Bobby Cruz, vocals
Cheo Feliciano, vocals
Hector Lavoe, vocals
Ismael Miranda, vocals
Ismael Quintana, vocals
Justo Betancourt, vocals
Pete "Conde" Rodriguez, vocals
Santos Colon, vocals
Jorge "Malo" Santana, guitar
Jan Hammer, Hammond organ
Larry Harlow, piano
Manu Dibango, saxophone
Nicky Marrero, timbales
Yomo Toro, Tres
Barry Rogers, trombone
Lewis Kahn, trombone
Willie Colon, trombone
Lou Soloff, trumpet
Luis Ortiz, trumpet
Ray Maldonado, trumpet
Victor Paz, trumpet
Bobby Valentin, bass
Billy Cobham, drums
Roberto Roena, bongos
Mongo Santamaria, congas
Ray Barretto, congas

Recorded live at Yankee Stadium, New York by Location Recorders and at Good Vibrations Sound Studios, New York City."Soul Makossa" recorded live at Coliseo Roberto Clemente, San Juan, Puerto Rico.
Mixed at Good Vibrations Sound Studios.

Digitally remastered

Fania All Stars
Right from start, Fania Records and its subsidiaries exceeded everybody’s expectations. The label was created in 1964. It penetrated the market so successfully and became so popular at the international level that its executives decided to broaden its talent in order to reach an even wider audience. The result? The wildly successful Fania All Stars, a group that brought together several of the label’s most popular artists. This move would further solidify the label’s standing in the international music scene.

The Fania All Stars’ first concert, “Live at the Red Garter,” was a promotional experiment designed solely to test the waters. The all-star cast included Tito Puente, Eddie Palmieri, Ricardo Ray, and Bobby Cruz, and resulted in a live double album. The experiment couldn’t have been more successful. In 1971, the band revolutionized salsa as a genre with “Fania All Stars at the Cheetah,” a concert that was filmed and recorded live. In 1973, following a successful tour, the band made its first appearance at Yankee Stadium in New York. The stars performed before countless fans that had caught the fever and were swooning in the presence of consecrated performers of the genre such as Willie Colón, Johnny Pacheco, Bobby Valentín, Ray Barreto, and Mongo Santamaría.This concert, too, was filmed and recorded live, and set the standard in the music industry.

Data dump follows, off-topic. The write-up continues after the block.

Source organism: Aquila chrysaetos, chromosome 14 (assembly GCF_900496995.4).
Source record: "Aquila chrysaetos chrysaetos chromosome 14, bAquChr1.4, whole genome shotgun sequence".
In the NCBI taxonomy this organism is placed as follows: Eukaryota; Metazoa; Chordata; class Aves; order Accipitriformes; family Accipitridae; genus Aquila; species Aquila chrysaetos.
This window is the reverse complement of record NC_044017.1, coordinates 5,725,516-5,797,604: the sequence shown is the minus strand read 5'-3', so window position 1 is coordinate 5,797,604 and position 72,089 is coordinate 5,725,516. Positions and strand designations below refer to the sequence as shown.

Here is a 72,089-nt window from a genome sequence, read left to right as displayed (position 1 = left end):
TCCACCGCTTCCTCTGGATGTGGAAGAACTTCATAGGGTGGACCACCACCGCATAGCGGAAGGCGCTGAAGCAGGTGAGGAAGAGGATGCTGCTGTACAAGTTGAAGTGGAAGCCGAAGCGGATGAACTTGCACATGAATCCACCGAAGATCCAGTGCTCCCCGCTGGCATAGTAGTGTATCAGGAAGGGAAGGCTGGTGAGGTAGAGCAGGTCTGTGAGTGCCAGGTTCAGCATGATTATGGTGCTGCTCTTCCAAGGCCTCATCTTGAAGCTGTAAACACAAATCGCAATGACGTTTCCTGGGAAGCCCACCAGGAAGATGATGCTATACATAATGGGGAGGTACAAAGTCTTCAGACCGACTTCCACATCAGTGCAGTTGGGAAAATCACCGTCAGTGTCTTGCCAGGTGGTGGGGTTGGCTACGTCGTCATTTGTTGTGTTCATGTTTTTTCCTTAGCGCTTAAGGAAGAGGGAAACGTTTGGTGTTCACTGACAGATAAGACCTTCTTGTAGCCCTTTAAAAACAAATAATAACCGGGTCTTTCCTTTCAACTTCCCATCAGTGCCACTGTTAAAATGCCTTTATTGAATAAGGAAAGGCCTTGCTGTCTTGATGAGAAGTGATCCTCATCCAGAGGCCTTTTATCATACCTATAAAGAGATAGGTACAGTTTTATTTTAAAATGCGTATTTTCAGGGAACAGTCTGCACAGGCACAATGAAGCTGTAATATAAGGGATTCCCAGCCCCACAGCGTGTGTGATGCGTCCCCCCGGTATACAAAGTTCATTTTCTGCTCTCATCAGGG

The All Stars were on fertile soil, and they wasted no time in reaping the benefits. In 1974, they appeared live at the Statu Hai stadium in Kinshasa, Zaire, which was the scene of the movie “Fania All Stars Live in Africa.” In 1975, the band returned to Yankee Stadium, this time with such famous names as Celia Cruz, Héctor Lavoe, Justo Betancourt, Ismael Quintana, Cheo Feliciano, Ismael Mirando, Pete “El Conde” Rodríguez, Bobby Cruz, and Santos Colón. One after the other, the band continued performing in concerts that were just as successful and multitudinous: “Salsa,” “Live,” “Best Of,” “Live in Japan” (1976), and “Tribute to Tito Rodríguez,” which marked Rubén Blades’ first performance with the All Stars.

To properly celebrate the Fania All Stars’ 20th birthday and Fania Records’ 30th, the label has re-released two concerts: “Live in Africa” and “Live in Japan,” which propelled a successful tour across five continents and showed the identity of a created family that has spread its social, musical, and cultural message throughout the world.

Dieses Album enthält kein Booklet

© 2010-2024 HIGHRESAUDIO